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In Hyper-V Manager, you can enlarge a VHD(X) with the Virtual Hard Disk Wizard. In VMware Workstation, the corresponding option can be found in the settings of a VM by selecting the respective drive. The disk utilities then appear in the right section, including the one labeled Expand.
Disk layout prevents expansion of OS partition ^
If you restart the guest OS after successfully expanding the drive and open Disk Management inside the guest to expand the Windows partition to the new space, you will see that the recovery partition blocks this attempt.
In the standard disk layout, it is to the right of the OS partition, and the unallocated space comes after it at the end of the drive. So, you have to move the recovery partition all the way to the right before you can enlarge C:.
Limited functionality of onboard tools ^
Disk management can enlarge and shrink partitions but not move them. Therefore, you need a separate tool for this.
The procedure suggested by Microsoft for this purpose uses DISM. First, you capture the recovery environment using this tool, then the partition is deleted with diskpart.exe, and finally, you recreate the partition and restore its contents with DISM. This procedure is cumbersome, time-consuming, and error prone.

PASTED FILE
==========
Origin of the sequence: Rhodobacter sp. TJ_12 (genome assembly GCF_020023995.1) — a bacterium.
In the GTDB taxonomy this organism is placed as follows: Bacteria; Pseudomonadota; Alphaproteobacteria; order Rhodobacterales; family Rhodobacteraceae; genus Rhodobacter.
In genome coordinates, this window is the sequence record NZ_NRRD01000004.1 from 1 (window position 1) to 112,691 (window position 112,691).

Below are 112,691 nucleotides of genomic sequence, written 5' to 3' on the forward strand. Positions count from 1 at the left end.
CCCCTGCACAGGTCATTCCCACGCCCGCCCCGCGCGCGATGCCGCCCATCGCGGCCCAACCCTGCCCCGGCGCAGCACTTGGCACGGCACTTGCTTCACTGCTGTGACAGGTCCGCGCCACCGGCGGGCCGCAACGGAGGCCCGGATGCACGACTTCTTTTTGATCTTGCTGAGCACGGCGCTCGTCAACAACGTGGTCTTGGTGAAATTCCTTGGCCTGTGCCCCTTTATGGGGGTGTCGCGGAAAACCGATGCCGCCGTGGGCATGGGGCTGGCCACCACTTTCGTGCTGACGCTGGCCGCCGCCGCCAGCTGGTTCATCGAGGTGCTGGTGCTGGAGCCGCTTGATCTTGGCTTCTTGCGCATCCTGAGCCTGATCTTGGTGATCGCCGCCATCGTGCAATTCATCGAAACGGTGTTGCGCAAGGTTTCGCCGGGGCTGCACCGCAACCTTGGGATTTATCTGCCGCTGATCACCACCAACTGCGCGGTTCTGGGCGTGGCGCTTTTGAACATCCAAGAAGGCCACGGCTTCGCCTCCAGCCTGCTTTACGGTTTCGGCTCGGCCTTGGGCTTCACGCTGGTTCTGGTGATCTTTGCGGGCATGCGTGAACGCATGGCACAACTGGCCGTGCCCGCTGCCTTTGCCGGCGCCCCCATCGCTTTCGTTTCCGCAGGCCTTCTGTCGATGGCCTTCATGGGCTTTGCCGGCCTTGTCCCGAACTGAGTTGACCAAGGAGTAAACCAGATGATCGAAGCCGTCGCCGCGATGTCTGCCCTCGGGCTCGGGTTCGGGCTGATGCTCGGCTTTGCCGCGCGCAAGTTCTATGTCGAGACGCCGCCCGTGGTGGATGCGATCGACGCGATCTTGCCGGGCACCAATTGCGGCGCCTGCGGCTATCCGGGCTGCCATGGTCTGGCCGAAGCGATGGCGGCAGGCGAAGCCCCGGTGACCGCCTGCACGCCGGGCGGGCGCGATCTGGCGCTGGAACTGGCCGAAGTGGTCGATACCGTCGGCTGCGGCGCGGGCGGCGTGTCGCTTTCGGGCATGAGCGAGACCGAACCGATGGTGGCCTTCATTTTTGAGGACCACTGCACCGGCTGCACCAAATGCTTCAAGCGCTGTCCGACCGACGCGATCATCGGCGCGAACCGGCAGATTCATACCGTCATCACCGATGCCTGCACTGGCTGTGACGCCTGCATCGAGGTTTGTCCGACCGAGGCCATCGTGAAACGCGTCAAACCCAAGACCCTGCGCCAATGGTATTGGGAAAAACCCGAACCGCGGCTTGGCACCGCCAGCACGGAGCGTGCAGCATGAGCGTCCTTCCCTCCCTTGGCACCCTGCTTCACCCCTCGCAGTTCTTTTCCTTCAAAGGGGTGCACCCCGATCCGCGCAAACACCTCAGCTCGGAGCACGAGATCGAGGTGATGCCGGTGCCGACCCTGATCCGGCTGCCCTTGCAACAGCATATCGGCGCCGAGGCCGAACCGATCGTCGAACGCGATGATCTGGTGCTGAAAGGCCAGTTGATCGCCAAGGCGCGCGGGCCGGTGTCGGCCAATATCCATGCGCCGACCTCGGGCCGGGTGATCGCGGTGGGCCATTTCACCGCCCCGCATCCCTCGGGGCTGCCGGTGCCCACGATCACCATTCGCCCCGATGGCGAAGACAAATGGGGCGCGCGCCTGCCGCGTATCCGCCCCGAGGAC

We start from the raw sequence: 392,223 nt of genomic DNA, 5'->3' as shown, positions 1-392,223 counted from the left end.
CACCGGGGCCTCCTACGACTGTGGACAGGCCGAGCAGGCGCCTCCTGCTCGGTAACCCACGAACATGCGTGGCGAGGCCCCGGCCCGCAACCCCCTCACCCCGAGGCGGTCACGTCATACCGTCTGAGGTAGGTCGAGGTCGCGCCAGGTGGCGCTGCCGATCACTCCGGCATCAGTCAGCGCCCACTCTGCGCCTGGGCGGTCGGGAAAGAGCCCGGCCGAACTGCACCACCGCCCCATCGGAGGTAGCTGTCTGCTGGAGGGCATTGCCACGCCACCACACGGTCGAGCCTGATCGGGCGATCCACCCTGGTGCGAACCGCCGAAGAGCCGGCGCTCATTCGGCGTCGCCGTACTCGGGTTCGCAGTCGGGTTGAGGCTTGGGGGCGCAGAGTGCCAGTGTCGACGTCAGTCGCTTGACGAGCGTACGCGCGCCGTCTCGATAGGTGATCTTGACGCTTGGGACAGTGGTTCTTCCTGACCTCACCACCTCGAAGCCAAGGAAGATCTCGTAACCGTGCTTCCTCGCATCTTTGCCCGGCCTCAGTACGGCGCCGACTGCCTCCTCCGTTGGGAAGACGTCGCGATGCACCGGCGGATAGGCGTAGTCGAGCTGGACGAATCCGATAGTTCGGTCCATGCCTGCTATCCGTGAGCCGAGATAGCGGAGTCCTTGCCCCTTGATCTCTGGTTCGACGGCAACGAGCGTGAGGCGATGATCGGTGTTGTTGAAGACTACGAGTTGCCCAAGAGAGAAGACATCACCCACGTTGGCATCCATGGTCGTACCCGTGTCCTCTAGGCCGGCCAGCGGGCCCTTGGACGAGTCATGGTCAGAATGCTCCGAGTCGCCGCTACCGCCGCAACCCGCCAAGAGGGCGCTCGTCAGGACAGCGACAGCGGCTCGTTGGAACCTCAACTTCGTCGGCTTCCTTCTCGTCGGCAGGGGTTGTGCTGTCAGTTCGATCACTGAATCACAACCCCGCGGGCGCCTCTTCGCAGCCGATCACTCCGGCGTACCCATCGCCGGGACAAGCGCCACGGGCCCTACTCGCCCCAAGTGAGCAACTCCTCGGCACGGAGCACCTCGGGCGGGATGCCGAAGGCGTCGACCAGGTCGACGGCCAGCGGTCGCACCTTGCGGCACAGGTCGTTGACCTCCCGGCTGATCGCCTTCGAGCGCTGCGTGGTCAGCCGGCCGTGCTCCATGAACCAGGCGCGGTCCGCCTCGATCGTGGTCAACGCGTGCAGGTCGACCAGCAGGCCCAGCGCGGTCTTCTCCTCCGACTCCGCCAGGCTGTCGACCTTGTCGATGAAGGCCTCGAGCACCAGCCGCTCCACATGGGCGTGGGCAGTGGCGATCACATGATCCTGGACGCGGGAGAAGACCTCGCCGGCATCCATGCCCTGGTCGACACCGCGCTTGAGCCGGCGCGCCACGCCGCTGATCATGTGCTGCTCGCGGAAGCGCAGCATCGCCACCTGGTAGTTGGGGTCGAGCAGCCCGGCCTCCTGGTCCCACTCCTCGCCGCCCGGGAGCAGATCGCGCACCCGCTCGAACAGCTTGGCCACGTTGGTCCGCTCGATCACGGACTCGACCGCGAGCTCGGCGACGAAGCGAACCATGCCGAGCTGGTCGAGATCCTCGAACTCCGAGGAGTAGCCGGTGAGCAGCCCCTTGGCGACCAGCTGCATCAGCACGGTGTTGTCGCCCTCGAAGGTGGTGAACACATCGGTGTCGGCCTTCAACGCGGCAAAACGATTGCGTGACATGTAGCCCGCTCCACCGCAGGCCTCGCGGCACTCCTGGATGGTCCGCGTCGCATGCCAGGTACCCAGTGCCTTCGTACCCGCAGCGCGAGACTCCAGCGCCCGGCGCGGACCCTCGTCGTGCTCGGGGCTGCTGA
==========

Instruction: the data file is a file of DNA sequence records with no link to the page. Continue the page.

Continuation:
Deploy GPartedG ^
It is much easier to use the GNOME Partition Editor (GParted). You do not need any of the major Linux distributions for it; rather, you can just download a slim live CD.
You attach the ISO to the virtual machine and boot it from the virtual DVD drive. If you want to move the partition on a physical machine, you first have to write the ISO to a USB stick with Rufus and boot the PC from it.
On the startup screen, confirm the preselected (and barely readable) GParted Live (Default settings).
In the next step, confirm the already marked entry ("Don't touch keymap"), and, if necessary, select a language other than the default English.
For the mode option, leave it at (0), so that the graphical interface is started and GParted appears automatically. The tool then automatically loads the partition table.
Now, it is a matter of identifying the recovery partition in the list since GParted uses different names than Windows. The easiest way to find the partition is to note the size of the partition in disk management. It is usually about 500 MB.
Then open the context menu of the respective partition and execute the command Resize/Move. In the dialog that appears, enter the value 0 in the Connecting free space field. The tool then automatically allocates the available space to the area in front of the partition.
After confirming the dialog with the Resize/Move button, nothing will happen. Instead, you first have to apply the changes using the Edit menu. Since the partition is quite small, moving it should happen quite quickly.
Finally, reboot the VM, and start Windows. In disk management, you can see that the recovery partition has moved to the far right.
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Therefore, you can now expand the system volume so that it also gets the previously unallocated space.